So when you think about the job that she’s trying to get done, it’s actually much more than just buying product. It’s like, I’m getting ready for my daughter’s wedding. What are all the things that are related to that? And how do we fit in and help her do that? So I think it opens your aperture.

How do you think of data right now? Because obviously, that’s getting a lot of attention. You know, Facebook did its daily “screw you person with your data, with your phone” today. Like they can now hack your phone because Facebook did something stupid. Like the data that’s being misused by a lot of these … They did, look it up. Turn off your phone thing on Facebook immediately. Just please.

But the lack of care for your data is something that I think is an opportunity for stores. For old-line businesses that think more strongly about privacy just naturally. But do you use a lot of data? Or how do you look at …?

Yeah, I’ve looked at, I’ve always believed that it’s a two-way street. People share their data if they get something useful from it. And the usefulness that we can provide our consumers with data is to know what you love and to make it more relevant and easy for you to shop with us.

So yes, we use data because we know the kinds of brands you’ve bought. And we can then recommend other things we think you’ll like, or you have a stylist and she knows that you’ve always had your eye on this particular jewelry line and something new came out. I think as long as we’re doing it in a trusted way and using that data to serve our customers, that’s the guiding principle we need to use.

The last thing is, where do the fresh ideas come from, like in an older business? How do you innovate into new things? I mean, whatever you think of these businesses like Stitch Fix or Rent the Runway or Glossier, on and on and on, they’re so interesting.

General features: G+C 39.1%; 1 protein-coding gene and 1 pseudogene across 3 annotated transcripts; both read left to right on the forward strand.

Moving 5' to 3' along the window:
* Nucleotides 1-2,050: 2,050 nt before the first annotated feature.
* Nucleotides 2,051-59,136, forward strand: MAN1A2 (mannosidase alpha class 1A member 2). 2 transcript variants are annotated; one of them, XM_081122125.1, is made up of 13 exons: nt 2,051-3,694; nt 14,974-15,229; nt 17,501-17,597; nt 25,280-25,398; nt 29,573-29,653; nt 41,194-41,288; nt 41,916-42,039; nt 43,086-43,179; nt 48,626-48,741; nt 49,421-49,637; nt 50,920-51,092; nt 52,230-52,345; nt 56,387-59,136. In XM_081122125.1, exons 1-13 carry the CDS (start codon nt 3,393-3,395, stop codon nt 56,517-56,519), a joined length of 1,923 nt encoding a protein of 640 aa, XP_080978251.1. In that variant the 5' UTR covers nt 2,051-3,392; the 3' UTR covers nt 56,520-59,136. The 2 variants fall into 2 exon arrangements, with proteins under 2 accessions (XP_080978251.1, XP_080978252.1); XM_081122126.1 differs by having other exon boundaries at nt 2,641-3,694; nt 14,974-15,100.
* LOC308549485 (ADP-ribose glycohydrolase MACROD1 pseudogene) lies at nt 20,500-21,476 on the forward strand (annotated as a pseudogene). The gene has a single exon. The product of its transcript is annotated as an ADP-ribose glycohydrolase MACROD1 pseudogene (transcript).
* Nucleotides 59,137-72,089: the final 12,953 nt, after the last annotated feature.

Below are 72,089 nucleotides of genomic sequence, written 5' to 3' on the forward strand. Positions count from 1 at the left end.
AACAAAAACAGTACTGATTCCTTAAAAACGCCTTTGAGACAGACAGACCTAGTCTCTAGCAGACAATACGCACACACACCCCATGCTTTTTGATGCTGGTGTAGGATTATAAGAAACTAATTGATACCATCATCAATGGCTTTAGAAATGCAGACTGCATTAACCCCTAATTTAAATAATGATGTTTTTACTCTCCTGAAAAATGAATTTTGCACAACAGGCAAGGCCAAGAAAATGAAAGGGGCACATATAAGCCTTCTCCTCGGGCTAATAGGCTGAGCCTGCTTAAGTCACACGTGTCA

They’re great. I love that.

They do not come out of any of these stores, which used to be that to them. So how do you do that as a CEO, innovate within the company? How do you impact people?

One of the things I’ve done that we haven’t talked a lot about is, I’m really proud of the team that I have. I would say, roughly at the top of the house, half the people in the seats were there when I arrived, and half of them are new, and for me in any company, that’s how you create healthy tension, because the people who have been around are going to give you perspective, what you might be missing. But the new people that I’ve brought in didn’t come from this industry, and so they’re challenging the status quo.

So where are they from?

Well, Vanessa came from Stitch Fix, and before that she was in the department store industry. I brought in a CTO from CVS, and my head of marketing came from BJ’s, and so it’s other industries. It’s people who aren’t really wed to this particular industry, but by the way, I grew up at CVS. I was there for 25 years. You can be a challenger inside a company with longevity, and we have plenty of those as well. It’s people, I think it’s the people who are dissatisfied with the status quo and are always looking around and trying to figure out what’s new.

And last question, what do you imagine, if you’re trying to get people into stores, what would this store of the future be to you? If you had to think of something in 20 years, what does Saks look like?